Another woman fighting for the truth is Stephanie Lightfoot-Bennet, twin sister of Leon Patterson, who met his death at the hands of the Manchester Constabulary in 1992. Police alleged he tried to steal a till from a British Home Stores. BT phone records however, allegedly prove he was talking to Stephanie at the time of the robbery. When incarcerated, Leon weighed 14 and a half stone. When his body was released, he weighed 10 and a half; part of his nose was missing, he had severe bruising to his testicles and a total of 32 injuries covering his body. "He was no angel, I'll tell you now, he was a thief, but he was, for want of a better word, a raffles; he wasn'tviolent". Stephanie, once a keen forensics and pathology student, conducted the inquest into her brother's death herself. Upon entry into the office, the coroner, noting her books decorating the table commented, "You're very educated for a black woman". Stephanie had him sacked. "I will not be deemed an ignorant, thick black woman. I wouldn't take it", she asserts. The inquest - for which the second coroner tried to cram 31 witnesses into 2 days (under pressure, the final process was spread out to 5)- delivered a verdict of Hypomania, meaning Leon had "gone mad" and inflicted his injuries on himself. The second inquest saw the investigating toxicologist admit falsifying test results to substantiate police claims that Leon was a heroin addict. "The system works against you, not for you, not with you, but completely against you" explains Stephanie. Poor families can receive advice from a barrister but are not entitled to legal aid for inquests. For Leon's inquest, the Fed took no chances. They had no less than six barristers to represent the accused. The Patterson family had one.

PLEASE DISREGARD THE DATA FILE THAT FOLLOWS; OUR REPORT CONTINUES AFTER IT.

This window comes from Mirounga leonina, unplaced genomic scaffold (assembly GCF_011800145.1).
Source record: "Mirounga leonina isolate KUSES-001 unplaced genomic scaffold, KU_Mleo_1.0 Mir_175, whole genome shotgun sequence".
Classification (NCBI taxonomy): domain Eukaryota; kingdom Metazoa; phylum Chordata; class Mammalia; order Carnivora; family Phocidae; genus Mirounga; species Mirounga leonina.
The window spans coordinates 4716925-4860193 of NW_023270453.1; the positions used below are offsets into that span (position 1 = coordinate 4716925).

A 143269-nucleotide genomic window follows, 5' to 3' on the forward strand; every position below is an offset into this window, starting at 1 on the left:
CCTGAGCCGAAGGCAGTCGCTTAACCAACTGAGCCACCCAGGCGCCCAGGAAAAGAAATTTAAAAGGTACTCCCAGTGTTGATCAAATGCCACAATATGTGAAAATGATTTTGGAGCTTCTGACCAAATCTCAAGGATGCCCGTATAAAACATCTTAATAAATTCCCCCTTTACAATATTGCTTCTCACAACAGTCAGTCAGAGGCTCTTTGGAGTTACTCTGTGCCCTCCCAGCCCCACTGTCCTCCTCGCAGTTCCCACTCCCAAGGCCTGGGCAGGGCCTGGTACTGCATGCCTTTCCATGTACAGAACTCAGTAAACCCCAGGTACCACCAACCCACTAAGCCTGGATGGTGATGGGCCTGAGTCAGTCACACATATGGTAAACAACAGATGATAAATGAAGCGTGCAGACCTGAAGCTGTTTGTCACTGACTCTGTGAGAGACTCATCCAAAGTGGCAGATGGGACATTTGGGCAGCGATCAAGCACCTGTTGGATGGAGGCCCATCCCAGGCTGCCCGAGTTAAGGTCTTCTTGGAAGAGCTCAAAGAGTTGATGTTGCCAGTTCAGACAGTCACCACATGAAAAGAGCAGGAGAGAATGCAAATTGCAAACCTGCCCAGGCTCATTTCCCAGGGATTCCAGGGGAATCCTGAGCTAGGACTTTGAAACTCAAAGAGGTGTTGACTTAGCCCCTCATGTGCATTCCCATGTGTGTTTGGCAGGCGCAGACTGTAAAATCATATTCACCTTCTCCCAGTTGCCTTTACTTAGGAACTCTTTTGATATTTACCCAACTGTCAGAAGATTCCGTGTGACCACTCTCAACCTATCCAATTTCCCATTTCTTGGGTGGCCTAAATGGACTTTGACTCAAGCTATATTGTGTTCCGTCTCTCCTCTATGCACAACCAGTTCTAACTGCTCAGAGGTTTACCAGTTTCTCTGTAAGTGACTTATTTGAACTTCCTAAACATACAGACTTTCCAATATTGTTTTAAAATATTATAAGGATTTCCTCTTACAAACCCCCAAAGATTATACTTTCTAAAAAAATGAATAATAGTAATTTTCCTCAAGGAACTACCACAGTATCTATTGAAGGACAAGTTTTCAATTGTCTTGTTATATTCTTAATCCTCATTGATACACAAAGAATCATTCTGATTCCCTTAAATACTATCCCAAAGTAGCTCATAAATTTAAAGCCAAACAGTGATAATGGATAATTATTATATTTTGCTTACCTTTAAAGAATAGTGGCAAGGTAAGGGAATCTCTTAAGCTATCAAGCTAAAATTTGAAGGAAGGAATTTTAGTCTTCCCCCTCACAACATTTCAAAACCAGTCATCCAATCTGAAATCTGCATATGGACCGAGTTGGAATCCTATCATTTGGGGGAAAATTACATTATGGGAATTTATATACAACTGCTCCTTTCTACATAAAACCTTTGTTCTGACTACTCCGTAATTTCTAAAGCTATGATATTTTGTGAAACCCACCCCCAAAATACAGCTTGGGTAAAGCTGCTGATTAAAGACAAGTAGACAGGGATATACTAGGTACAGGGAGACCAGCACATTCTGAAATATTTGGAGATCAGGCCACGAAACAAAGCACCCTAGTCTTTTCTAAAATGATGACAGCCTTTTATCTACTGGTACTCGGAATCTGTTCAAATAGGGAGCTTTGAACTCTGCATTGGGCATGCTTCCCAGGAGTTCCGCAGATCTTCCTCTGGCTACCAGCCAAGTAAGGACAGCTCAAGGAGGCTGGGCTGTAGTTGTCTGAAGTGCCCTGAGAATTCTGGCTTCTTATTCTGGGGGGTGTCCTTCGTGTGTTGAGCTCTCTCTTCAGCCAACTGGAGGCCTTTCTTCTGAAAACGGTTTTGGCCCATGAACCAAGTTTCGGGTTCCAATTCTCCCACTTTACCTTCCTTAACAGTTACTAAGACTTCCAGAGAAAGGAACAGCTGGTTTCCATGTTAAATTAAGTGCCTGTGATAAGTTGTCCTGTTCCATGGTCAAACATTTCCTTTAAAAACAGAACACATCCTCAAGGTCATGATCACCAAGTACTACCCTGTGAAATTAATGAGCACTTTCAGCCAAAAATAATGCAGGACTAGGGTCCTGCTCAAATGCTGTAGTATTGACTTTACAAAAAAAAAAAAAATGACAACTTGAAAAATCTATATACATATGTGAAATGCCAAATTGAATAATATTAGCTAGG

Asked about the effects of the death on herself and her family, Stephanie sighs, "It's that pebble in the pond, you drop that pebble and the ripples just go on and on and on. My dad died 2 years ago and I think it was all this that killed him. He couldn't attend the funeral. It's hard watching your family just fall apart. They (the police/state) owe me. They owe me for my nightmares, they owe me for the loss of my fun, for that little ounce of craziness that only twins can have. I miss that little ounce. And they're gonna pay for that."